This answer key goes over how to troubleshoot the various problems in the lab. One logical place to start is to make sure that all adjacencies are up and all remote addresses are reachable.

Problem 1: R3–R4 adjacency is not forming.
When you start troubleshooting this lab, one place to start is to use the show ipv6 ospf neighbor command to see which adjacencies have formed. The adjacencies between R1 and R2 and between R2 and R3 have formed, but the adjacency between R3 and R4 has not.

Neighbor ID 172.16.4.1 is missing.

You can start by looking into this adjacency. To look at which interfaces OSPFv3 is running on and how they are configured, use the show ipv6 ospf interface command.

The R3 interface serial0/1/0 is configured properly for OSPFv3. However, R4 only shows the loopback interface running OSPFv3. This indicates that there is something wrong with the configuration for the interface or its OSPF configuration. A warning message also appears in the R4 output, which is odd because you should be running OSPFv3 with process number 1 only (as is shown for the loopback interface). However, ignore that for now and look at the interface configuration for R4 serial interface 0/0/0. Remember that OSPFv3 is configured on an interface level.

The IPv6 address looks correct, but there is no ipv6 ospf command to associate this interface with OSPF process ID 1 and Area 0. In the show ipv6 ospf interface command output, the error message refers to router process 100.

A check of the initial configuration shows that it specified process ID 100, instead of the correct process ID 1 for this interface. In addition, the router ID was added for OSPF process 1, so process 100 does not have a router ID and is inactive. Because router process 100 is inactive, it cannot run on interface s0/0/0. That is why it does not display with the show run interface command.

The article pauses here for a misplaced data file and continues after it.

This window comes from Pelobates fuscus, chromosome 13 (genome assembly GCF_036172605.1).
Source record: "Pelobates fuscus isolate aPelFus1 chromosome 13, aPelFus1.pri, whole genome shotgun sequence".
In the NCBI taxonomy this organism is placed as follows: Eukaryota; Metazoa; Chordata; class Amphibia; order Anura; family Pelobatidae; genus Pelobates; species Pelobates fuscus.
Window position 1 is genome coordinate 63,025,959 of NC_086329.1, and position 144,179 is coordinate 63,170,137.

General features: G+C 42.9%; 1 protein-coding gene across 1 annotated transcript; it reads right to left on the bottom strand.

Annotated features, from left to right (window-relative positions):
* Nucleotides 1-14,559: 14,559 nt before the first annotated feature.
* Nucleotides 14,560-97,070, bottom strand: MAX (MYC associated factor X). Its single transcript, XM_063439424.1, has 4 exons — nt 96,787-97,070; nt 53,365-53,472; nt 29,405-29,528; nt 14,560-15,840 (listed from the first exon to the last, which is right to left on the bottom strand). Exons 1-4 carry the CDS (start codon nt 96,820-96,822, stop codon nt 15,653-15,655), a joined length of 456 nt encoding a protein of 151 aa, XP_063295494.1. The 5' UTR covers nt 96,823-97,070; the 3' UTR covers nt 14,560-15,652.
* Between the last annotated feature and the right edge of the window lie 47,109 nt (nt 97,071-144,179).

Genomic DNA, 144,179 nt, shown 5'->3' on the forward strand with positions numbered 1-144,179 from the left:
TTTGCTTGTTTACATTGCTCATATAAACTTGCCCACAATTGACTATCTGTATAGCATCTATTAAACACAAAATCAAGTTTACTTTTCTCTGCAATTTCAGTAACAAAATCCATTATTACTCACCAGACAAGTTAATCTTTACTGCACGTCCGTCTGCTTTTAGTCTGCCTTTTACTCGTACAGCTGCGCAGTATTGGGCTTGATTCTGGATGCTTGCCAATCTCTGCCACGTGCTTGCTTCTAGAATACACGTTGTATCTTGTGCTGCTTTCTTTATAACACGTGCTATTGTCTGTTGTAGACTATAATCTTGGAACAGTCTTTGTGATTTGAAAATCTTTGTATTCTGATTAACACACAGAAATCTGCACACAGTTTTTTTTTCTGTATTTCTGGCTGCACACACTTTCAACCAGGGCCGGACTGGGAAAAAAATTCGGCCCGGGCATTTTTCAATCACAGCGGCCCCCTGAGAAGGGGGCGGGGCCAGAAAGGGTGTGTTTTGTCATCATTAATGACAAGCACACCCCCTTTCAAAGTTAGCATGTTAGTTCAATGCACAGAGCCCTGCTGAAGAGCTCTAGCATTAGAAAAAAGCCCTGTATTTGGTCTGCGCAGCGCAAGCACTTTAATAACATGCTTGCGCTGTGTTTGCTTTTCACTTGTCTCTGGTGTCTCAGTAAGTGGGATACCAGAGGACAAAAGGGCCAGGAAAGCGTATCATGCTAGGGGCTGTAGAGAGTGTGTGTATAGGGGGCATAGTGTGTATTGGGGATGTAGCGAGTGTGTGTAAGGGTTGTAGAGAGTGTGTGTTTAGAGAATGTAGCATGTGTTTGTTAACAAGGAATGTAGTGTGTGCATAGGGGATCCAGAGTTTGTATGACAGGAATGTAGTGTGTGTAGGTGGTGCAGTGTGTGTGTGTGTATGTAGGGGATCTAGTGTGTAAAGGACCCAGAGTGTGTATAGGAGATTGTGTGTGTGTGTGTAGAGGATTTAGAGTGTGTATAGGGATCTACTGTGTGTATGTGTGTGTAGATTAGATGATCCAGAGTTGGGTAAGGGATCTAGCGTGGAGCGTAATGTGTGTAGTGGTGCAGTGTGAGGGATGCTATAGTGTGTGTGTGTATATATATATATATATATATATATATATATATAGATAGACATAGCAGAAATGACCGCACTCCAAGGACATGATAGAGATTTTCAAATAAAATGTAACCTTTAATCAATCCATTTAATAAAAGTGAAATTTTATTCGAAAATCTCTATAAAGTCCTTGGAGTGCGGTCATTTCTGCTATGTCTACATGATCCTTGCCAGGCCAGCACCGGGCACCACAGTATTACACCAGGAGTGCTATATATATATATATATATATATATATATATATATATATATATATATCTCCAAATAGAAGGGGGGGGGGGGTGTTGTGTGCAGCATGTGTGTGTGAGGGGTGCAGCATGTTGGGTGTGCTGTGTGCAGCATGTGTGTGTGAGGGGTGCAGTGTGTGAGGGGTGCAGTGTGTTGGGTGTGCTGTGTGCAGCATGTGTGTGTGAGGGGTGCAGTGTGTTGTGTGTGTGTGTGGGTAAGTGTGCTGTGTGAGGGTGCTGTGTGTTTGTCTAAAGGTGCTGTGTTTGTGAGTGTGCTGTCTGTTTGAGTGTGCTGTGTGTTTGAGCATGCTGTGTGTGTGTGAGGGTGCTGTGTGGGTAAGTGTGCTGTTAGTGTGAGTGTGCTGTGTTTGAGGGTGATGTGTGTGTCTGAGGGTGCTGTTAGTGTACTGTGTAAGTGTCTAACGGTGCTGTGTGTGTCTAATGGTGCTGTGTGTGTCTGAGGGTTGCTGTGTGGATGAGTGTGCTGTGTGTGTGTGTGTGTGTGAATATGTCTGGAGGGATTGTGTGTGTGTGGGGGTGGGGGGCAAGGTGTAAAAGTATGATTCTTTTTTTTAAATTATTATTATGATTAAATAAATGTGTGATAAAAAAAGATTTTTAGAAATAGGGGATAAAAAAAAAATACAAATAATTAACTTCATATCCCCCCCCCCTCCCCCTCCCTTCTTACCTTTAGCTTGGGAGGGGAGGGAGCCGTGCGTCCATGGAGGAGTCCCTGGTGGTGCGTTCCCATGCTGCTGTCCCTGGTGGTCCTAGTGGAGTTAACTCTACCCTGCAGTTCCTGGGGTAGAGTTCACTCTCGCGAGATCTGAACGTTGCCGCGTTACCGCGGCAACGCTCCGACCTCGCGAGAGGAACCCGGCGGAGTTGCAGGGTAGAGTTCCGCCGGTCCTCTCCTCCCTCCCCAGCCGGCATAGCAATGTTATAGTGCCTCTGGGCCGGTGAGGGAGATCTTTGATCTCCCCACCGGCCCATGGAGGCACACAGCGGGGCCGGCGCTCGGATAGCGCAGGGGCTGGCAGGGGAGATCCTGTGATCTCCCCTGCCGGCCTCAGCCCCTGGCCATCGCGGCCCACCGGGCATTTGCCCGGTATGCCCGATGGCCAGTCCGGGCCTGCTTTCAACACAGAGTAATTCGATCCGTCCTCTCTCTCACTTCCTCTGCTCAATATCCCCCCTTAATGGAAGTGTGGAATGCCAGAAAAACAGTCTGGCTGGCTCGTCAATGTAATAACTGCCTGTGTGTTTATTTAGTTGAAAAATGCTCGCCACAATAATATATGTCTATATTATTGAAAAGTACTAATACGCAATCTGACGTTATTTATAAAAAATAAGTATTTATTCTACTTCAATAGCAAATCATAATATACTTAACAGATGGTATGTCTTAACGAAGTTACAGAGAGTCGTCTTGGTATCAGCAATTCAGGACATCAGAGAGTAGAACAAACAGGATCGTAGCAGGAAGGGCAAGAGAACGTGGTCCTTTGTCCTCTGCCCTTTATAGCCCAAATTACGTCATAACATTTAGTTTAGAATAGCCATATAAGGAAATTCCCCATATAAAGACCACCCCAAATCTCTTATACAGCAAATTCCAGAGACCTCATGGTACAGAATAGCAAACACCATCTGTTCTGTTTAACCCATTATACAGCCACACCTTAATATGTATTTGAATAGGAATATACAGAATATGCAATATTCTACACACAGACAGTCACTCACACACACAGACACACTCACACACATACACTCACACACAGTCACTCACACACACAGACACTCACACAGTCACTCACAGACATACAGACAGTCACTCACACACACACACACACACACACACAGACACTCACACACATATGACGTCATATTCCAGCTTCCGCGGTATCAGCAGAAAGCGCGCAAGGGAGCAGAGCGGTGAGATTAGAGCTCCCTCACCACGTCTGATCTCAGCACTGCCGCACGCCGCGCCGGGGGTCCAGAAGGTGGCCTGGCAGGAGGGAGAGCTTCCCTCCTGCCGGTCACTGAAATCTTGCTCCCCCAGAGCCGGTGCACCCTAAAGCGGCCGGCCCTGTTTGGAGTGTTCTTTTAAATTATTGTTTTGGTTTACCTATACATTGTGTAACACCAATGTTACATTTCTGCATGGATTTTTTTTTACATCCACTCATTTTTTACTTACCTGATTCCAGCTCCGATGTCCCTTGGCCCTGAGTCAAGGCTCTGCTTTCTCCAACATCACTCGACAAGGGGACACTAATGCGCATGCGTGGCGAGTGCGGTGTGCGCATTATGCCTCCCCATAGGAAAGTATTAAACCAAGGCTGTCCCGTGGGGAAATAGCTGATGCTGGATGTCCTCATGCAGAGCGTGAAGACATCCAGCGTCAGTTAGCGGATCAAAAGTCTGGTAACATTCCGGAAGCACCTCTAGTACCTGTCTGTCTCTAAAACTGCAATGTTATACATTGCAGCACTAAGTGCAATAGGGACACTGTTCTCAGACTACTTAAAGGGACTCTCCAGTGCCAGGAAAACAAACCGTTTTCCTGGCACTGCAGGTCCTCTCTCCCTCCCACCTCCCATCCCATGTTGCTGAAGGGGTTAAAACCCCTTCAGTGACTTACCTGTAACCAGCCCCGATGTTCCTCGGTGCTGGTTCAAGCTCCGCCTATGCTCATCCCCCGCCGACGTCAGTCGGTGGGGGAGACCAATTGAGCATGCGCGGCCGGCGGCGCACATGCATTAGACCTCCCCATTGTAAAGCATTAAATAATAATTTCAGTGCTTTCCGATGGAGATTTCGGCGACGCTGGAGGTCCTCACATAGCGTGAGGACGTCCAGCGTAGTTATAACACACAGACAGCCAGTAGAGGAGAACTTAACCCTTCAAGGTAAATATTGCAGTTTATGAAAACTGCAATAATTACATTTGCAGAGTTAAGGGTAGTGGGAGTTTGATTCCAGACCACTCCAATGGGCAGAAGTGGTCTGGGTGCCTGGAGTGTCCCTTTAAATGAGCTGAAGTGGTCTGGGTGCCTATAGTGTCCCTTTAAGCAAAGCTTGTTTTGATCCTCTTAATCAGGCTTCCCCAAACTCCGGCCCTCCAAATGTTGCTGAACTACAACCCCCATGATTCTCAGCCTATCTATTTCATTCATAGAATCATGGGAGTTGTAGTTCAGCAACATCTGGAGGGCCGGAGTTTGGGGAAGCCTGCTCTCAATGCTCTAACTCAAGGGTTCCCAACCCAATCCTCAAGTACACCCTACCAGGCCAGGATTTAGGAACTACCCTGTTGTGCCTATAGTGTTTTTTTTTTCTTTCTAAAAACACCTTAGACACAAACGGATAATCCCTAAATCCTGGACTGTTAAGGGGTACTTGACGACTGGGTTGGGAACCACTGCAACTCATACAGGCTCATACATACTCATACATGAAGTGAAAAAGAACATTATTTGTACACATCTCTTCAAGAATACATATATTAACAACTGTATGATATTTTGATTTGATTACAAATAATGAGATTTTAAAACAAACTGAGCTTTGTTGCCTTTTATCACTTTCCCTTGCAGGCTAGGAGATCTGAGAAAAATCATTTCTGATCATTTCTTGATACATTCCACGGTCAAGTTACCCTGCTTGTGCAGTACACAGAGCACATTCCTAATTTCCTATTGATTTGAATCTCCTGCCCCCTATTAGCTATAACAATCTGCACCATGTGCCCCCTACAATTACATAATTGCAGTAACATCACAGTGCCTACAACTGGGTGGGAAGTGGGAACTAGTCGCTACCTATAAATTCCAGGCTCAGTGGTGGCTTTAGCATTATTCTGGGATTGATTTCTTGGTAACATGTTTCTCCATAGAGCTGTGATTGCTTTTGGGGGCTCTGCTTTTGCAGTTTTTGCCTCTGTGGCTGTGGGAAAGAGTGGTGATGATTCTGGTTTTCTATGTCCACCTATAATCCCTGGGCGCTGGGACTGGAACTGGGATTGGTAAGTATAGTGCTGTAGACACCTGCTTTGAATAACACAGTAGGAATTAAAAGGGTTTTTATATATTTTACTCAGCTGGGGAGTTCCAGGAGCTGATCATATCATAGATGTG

Correct the problem using the following commands. You also have the option of removing the extra OSPF process to “clean up” this inconsistency.

After this, you should see the adjacency form. Optionally, you also could have moved the loopback interface to this process and configured the router ID, but that would have been more work.

Problem 2: R1 loopback interface is unreachable.
Pings from R2 to the R1 loopback interface at IPv6 address FEC0::1:1 fail.

When you run into this issue, a good place to start is to make sure that the adjacency between R1 and R2 is the way it should be.

The above output looks correct. Issue the show ipv6 route command on R2 to view the routing table.

The R2 routing table has no route to the FEC0::1:1/112 network, so it is likely that the problem is on R1. Make sure that OSPFv3 is running on the proper interfaces.

The serial interface appears to be participating in OSPF correctly, but there is nothing listed for the loopback 0 interface. Examine the interface configuration.

The IPv6 address looks correct, but there is no ipv6 ospf statement. Add it, and the address should become reachable.

Tcl Verification Script

Device Configurations (Instructor version)

Router R1

Router R2

Router R3

Router R4

More Resources